All law enforcement agencies in Florida will have tounder a bill signed by Gov. Ron DeSantis on Friday during a ceremony that often felt like a campaign rally for him and President Donald Trump.
The legislation prohibits local governments from enactingthat protect undocumented immigrants from deportation — which no Florida cities had actually done. Local law enforcement will be required to honor U.S. Immigration and Customs Enforcement detainers for undocumented immigrants who are arrested or convicted of a crime. The bill exempts crime victims and witnesses.
“Sanctuary cities basically create law-free zones where people can come to our state illegally and our country illegally, commit criminal offenses and then just walk right out the door and continue to do it,” DeSantis said. “In Florida, that will not happen.”
The bill was signed in the Okaloosa County Commission’s meeting room with an overflow crowd dotted with red “Make America Great Again” hats. Okaloosa, in the western Panhandle, is one of the state’s most conservative counties. The crowd cheered wildly in support of the bill and equally as loud at the mention of President Trump.
Mr. Trump, who has made illegal immigration a top priority, helped DeSantis win the GOP primary last year and campaigned for DeSantis in the general election. Republican U.S. Rep. Matt Gaetz, another close Trump ally who campaigned across the state for DeSantis, also spoke at the ceremony.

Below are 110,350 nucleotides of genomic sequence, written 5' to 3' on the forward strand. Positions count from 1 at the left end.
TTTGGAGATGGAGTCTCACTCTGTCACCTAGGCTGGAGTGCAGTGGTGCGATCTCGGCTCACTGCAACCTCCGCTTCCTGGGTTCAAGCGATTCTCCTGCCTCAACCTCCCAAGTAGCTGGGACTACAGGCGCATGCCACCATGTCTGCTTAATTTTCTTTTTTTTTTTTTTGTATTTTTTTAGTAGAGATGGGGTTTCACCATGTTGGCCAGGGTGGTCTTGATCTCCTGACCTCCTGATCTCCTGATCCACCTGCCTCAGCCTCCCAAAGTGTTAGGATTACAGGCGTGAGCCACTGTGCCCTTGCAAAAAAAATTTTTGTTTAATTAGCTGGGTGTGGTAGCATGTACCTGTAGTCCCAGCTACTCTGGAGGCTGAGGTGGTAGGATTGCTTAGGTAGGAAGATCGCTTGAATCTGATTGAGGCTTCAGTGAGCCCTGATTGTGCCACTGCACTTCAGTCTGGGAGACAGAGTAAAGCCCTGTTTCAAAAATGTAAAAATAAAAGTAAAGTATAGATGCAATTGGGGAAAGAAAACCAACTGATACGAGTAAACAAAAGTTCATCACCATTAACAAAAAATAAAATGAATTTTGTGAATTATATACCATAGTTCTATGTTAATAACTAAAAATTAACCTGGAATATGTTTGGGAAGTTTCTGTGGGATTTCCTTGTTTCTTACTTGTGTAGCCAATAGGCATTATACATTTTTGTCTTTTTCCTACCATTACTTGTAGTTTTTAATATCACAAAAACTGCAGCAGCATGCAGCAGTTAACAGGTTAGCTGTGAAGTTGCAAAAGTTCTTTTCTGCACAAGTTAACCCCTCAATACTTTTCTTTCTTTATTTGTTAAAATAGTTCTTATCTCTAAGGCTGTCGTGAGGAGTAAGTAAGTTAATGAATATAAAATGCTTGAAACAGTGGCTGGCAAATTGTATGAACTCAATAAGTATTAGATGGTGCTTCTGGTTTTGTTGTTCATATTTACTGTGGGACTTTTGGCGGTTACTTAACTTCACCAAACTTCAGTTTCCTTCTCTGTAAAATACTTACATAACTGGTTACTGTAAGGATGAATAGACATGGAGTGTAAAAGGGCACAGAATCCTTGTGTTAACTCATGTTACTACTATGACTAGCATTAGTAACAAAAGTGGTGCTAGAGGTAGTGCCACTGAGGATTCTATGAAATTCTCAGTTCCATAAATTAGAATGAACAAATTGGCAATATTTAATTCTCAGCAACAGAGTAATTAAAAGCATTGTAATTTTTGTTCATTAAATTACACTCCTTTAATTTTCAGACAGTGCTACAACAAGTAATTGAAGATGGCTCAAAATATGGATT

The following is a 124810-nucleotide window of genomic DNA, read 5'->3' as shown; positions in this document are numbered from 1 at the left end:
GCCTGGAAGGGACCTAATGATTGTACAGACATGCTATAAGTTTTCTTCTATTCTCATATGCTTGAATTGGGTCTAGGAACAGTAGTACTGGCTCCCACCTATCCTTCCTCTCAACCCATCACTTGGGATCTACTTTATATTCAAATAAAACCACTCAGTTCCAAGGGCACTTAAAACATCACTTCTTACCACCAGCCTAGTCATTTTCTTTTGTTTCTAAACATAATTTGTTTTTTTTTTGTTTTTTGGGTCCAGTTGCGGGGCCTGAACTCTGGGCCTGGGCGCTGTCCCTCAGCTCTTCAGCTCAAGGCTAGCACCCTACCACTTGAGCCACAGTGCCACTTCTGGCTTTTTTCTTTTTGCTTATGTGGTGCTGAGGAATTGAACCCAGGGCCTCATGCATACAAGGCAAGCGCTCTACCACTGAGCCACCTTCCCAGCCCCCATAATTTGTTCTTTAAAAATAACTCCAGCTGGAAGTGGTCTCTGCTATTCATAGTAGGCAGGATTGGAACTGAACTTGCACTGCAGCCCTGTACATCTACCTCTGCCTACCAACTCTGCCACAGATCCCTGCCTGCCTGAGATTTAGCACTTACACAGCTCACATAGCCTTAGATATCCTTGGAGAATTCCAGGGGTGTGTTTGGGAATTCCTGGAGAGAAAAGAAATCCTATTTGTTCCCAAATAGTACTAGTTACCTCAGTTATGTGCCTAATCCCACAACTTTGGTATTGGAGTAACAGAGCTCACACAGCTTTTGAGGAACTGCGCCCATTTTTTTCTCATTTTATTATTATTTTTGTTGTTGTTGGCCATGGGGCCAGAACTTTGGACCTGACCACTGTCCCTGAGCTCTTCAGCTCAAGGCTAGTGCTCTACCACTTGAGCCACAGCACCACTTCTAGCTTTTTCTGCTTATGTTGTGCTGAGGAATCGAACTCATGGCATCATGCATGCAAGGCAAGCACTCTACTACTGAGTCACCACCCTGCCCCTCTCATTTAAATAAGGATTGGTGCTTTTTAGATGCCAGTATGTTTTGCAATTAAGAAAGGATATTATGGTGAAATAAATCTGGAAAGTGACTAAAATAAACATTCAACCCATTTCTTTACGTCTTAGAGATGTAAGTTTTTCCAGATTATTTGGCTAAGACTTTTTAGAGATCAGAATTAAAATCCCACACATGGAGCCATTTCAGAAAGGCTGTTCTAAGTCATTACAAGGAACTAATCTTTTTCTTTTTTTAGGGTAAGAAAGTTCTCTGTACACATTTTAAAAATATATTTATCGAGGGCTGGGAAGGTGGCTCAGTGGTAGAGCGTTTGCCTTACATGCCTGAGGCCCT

The bill sparked protests among immigrants and their advocates at the Capitol when it was before the Legislature. They feared it would encourage law enforcement profiling, force people to be deported for minor offenses like traffic infractions, and discourage crime victims and witnesses from coming forward. Opponents also argued that holding people based on an immigration detainer was unconstitutional.
Prior to its passage, the American Civil Liberties Union of Florida issued a statement opposing the legislation, citing constitutional and civil rights concerns.
“[It] broadly bans all policies and procedures and requires every Florida county and municipality to expend maximum local resources to enforce federal immigration law,” the ACLU of Florida said. “Moreover, it does not provide any funding or reimbursement for its costly mandate.”
The ACLU of Florida also issued a “travel alert” warning immigrants against traveling to the state because of the risk of detention.